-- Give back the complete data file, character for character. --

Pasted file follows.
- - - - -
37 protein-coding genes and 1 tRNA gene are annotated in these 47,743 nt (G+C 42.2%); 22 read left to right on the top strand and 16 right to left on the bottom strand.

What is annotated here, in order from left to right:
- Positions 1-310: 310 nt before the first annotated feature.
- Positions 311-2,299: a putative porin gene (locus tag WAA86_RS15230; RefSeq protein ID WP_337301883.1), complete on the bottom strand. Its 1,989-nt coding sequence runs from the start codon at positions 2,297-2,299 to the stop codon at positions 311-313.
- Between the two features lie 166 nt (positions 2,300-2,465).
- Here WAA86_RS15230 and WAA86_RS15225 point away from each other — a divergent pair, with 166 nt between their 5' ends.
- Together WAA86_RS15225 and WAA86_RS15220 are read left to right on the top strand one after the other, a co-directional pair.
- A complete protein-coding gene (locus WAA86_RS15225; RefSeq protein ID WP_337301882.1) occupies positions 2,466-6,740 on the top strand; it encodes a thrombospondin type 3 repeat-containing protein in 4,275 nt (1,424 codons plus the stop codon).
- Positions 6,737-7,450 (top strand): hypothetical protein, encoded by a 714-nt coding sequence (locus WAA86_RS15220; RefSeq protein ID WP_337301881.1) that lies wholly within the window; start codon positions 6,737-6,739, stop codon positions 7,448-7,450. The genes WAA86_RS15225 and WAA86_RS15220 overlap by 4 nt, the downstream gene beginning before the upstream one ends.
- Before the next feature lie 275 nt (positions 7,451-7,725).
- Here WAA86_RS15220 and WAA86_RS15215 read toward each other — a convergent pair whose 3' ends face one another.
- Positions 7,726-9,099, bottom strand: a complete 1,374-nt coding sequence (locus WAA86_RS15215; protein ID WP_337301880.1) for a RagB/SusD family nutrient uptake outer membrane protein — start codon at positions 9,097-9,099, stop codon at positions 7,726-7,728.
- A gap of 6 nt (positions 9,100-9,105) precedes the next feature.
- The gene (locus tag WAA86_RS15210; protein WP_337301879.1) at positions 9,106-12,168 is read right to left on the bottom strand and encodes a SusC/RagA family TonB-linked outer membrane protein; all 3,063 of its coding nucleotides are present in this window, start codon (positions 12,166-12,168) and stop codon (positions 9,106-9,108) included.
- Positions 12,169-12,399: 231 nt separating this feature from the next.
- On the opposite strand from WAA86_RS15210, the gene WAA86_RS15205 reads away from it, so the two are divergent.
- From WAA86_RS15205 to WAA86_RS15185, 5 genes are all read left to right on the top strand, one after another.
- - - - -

37 protein-coding genes and 1 tRNA gene are annotated in these 47,743 nt (G+C 42.2%); 22 read left to right on the top strand and 16 right to left on the bottom strand.

What is annotated here, in order from left to right:
- Positions 1-310: 310 nt before the first annotated feature.
- Positions 311-2,299: a putative porin gene (locus tag WAA86_RS15230; RefSeq protein ID WP_337301883.1), complete on the bottom strand. Its 1,989-nt coding sequence runs from the start codon at positions 2,297-2,299 to the stop codon at positions 311-313.
- Between the two features lie 166 nt (positions 2,300-2,465).
- Here WAA86_RS15230 and WAA86_RS15225 point away from each other — a divergent pair, with 166 nt between their 5' ends.
- Together WAA86_RS15225 and WAA86_RS15220 are read left to right on the top strand one after the other, a co-directional pair.
- A complete protein-coding gene (locus WAA86_RS15225; RefSeq protein ID WP_337301882.1) occupies positions 2,466-6,740 on the top strand; it encodes a thrombospondin type 3 repeat-containing protein in 4,275 nt (1,424 codons plus the stop codon).
- Positions 6,737-7,450 (top strand): hypothetical protein, encoded by a 714-nt coding sequence (locus WAA86_RS15220; RefSeq protein ID WP_337301881.1) that lies wholly within the window; start codon positions 6,737-6,739, stop codon positions 7,448-7,450. The genes WAA86_RS15225 and WAA86_RS15220 overlap by 4 nt, the downstream gene beginning before the upstream one ends.
- Before the next feature lie 275 nt (positions 7,451-7,725).
- Here WAA86_RS15220 and WAA86_RS15215 read toward each other — a convergent pair whose 3' ends face one another.
- Positions 7,726-9,099, bottom strand: a complete 1,374-nt coding sequence (locus WAA86_RS15215; protein ID WP_337301880.1) for a RagB/SusD family nutrient uptake outer membrane protein — start codon at positions 9,097-9,099, stop codon at positions 7,726-7,728.
- A gap of 6 nt (positions 9,100-9,105) precedes the next feature.
- The gene (locus tag WAA86_RS15210; protein WP_337301879.1) at positions 9,106-12,168 is read right to left on the bottom strand and encodes a SusC/RagA family TonB-linked outer membrane protein; all 3,063 of its coding nucleotides are present in this window, start codon (positions 12,166-12,168) and stop codon (positions 9,106-9,108) included.
- Positions 12,169-12,399: 231 nt separating this feature from the next.
- On the opposite strand from WAA86_RS15210, the gene WAA86_RS15205 reads away from it, so the two are divergent.
- From WAA86_RS15205 to WAA86_RS15185, 5 genes are all read left to right on the top strand, one after another.